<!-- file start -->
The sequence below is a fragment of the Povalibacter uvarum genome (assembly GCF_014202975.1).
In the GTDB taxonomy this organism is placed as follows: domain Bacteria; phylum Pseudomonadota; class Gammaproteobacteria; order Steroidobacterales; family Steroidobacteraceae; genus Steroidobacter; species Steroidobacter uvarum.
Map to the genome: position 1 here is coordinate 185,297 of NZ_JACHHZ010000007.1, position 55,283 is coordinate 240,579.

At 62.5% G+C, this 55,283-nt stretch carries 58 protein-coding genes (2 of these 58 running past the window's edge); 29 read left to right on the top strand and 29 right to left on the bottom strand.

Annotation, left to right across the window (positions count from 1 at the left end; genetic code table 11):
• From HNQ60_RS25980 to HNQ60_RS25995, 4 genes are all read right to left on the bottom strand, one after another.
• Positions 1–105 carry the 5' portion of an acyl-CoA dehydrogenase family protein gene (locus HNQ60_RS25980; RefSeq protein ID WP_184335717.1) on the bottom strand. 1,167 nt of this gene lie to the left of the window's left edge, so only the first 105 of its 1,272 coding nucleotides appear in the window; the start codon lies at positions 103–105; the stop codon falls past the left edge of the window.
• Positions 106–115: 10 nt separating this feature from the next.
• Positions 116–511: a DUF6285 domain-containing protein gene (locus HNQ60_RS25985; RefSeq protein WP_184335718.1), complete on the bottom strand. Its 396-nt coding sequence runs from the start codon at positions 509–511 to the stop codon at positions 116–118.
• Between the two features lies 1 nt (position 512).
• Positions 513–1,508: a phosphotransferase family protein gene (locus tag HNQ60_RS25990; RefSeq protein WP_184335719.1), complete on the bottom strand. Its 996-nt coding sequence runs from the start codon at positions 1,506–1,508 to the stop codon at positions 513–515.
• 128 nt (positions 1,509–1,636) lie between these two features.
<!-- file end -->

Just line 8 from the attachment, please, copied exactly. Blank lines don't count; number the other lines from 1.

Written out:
• Positions 106–115: 10 nt separating this feature from the next.